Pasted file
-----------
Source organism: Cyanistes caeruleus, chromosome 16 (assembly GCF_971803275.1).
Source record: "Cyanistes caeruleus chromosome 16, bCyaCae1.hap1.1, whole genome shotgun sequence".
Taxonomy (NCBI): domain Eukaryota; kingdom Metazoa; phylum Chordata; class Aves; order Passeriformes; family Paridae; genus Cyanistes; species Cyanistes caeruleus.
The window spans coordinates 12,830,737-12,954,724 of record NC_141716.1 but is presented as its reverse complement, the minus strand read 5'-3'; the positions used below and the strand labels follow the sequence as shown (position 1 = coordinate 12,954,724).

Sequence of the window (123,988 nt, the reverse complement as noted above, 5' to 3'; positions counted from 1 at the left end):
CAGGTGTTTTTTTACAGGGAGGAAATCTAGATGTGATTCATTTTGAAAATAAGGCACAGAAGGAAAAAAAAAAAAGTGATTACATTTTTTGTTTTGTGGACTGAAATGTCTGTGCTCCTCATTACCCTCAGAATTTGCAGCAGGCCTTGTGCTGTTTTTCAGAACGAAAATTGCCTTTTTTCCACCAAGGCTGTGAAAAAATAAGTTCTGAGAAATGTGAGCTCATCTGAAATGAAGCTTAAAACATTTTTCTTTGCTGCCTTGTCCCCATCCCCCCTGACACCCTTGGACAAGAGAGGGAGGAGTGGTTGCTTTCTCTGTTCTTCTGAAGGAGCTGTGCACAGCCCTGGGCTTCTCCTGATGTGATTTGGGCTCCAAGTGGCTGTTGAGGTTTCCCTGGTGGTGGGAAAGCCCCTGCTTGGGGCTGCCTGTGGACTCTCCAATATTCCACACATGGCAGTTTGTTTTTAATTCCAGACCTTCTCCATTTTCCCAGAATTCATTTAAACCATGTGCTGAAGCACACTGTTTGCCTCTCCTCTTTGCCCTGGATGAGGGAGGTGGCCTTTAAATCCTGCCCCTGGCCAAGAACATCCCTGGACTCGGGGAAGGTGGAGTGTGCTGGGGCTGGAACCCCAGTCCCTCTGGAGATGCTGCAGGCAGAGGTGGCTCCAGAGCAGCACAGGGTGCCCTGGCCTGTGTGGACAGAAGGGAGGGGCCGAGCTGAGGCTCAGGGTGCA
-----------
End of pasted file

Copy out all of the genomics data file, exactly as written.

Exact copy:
Source organism: Cyanistes caeruleus, chromosome 16 (assembly GCF_971803275.1).
Source record: "Cyanistes caeruleus chromosome 16, bCyaCae1.hap1.1, whole genome shotgun sequence".
Taxonomy (NCBI): domain Eukaryota; kingdom Metazoa; phylum Chordata; class Aves; order Passeriformes; family Paridae; genus Cyanistes; species Cyanistes caeruleus.
The window spans coordinates 12,830,737-12,954,724 of record NC_141716.1 but is presented as its reverse complement, the minus strand read 5'-3'; the positions used below and the strand labels follow the sequence as shown (position 1 = coordinate 12,954,724).

Sequence of the window (123,988 nt, the reverse complement as noted above, 5' to 3'; positions counted from 1 at the left end):
CAGGTGTTTTTTTACAGGGAGGAAATCTAGATGTGATTCATTTTGAAAATAAGGCACAGAAGGAAAAAAAAAAAAGTGATTACATTTTTTGTTTTGTGGACTGAAATGTCTGTGCTCCTCATTACCCTCAGAATTTGCAGCAGGCCTTGTGCTGTTTTTCAGAACGAAAATTGCCTTTTTTCCACCAAGGCTGTGAAAAAATAAGTTCTGAGAAATGTGAGCTCATCTGAAATGAAGCTTAAAACATTTTTCTTTGCTGCCTTGTCCCCATCCCCCCTGACACCCTTGGACAAGAGAGGGAGGAGTGGTTGCTTTCTCTGTTCTTCTGAAGGAGCTGTGCACAGCCCTGGGCTTCTCCTGATGTGATTTGGGCTCCAAGTGGCTGTTGAGGTTTCCCTGGTGGTGGGAAAGCCCCTGCTTGGGGCTGCCTGTGGACTCTCCAATATTCCACACATGGCAGTTTGTTTTTAATTCCAGACCTTCTCCATTTTCCCAGAATTCATTTAAACCATGTGCTGAAGCACACTGTTTGCCTCTCCTCTTTGCCCTGGATGAGGGAGGTGGCCTTTAAATCCTGCCCCTGGCCAAGAACATCCCTGGACTCGGGGAAGGTGGAGTGTGCTGGGGCTGGAACCCCAGTCCCTCTGGAGATGCTGCAGGCAGAGGTGGCTCCAGAGCAGCACAGGGTGCCCTGGCCTGTGTGGACAGAAGGGAGGGGCCGAGCTGAGGCTCAGGGTGCA